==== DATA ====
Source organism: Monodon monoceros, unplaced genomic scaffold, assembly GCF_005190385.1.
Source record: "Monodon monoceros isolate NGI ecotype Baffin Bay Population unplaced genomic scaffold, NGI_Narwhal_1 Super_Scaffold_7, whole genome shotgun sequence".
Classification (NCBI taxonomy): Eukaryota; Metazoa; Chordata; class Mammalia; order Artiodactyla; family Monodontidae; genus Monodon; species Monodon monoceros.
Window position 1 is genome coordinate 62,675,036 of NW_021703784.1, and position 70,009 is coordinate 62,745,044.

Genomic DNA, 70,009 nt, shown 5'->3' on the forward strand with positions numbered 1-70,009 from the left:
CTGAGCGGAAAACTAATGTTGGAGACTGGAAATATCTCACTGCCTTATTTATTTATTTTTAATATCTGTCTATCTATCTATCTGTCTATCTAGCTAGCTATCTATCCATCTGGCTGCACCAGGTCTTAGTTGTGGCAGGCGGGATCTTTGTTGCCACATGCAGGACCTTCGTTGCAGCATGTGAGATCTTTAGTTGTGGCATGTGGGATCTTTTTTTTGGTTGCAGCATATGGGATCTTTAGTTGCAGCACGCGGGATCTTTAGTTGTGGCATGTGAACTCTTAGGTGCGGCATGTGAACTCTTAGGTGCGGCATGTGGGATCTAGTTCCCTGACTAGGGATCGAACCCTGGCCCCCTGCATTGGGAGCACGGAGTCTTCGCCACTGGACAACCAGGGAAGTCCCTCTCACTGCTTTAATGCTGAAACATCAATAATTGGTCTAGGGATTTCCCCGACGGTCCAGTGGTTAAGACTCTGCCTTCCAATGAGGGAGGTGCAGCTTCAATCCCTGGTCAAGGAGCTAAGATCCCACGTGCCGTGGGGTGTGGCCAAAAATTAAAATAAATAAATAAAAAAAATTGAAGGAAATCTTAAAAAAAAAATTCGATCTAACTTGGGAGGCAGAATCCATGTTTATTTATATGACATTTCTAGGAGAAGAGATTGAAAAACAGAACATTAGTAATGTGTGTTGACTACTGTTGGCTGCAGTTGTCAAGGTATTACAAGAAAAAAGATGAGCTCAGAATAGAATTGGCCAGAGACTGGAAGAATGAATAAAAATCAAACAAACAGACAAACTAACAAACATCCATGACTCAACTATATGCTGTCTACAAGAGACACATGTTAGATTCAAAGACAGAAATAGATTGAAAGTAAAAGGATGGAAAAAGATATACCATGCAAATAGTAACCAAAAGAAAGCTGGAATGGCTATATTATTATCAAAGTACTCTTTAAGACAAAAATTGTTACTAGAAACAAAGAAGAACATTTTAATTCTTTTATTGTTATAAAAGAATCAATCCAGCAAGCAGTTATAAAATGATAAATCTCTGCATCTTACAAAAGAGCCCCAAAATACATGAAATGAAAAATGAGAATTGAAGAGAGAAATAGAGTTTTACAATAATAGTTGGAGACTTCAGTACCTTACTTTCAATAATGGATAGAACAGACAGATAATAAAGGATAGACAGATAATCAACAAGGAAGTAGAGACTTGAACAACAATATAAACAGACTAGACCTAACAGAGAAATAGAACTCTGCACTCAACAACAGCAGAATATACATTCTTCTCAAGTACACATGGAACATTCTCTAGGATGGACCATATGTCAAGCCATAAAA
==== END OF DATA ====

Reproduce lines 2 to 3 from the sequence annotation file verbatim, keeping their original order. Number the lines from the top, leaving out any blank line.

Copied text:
Source record: "Monodon monoceros isolate NGI ecotype Baffin Bay Population unplaced genomic scaffold, NGI_Narwhal_1 Super_Scaffold_7, whole genome shotgun sequence".
Classification (NCBI taxonomy): Eukaryota; Metazoa; Chordata; class Mammalia; order Artiodactyla; family Monodontidae; genus Monodon; species Monodon monoceros.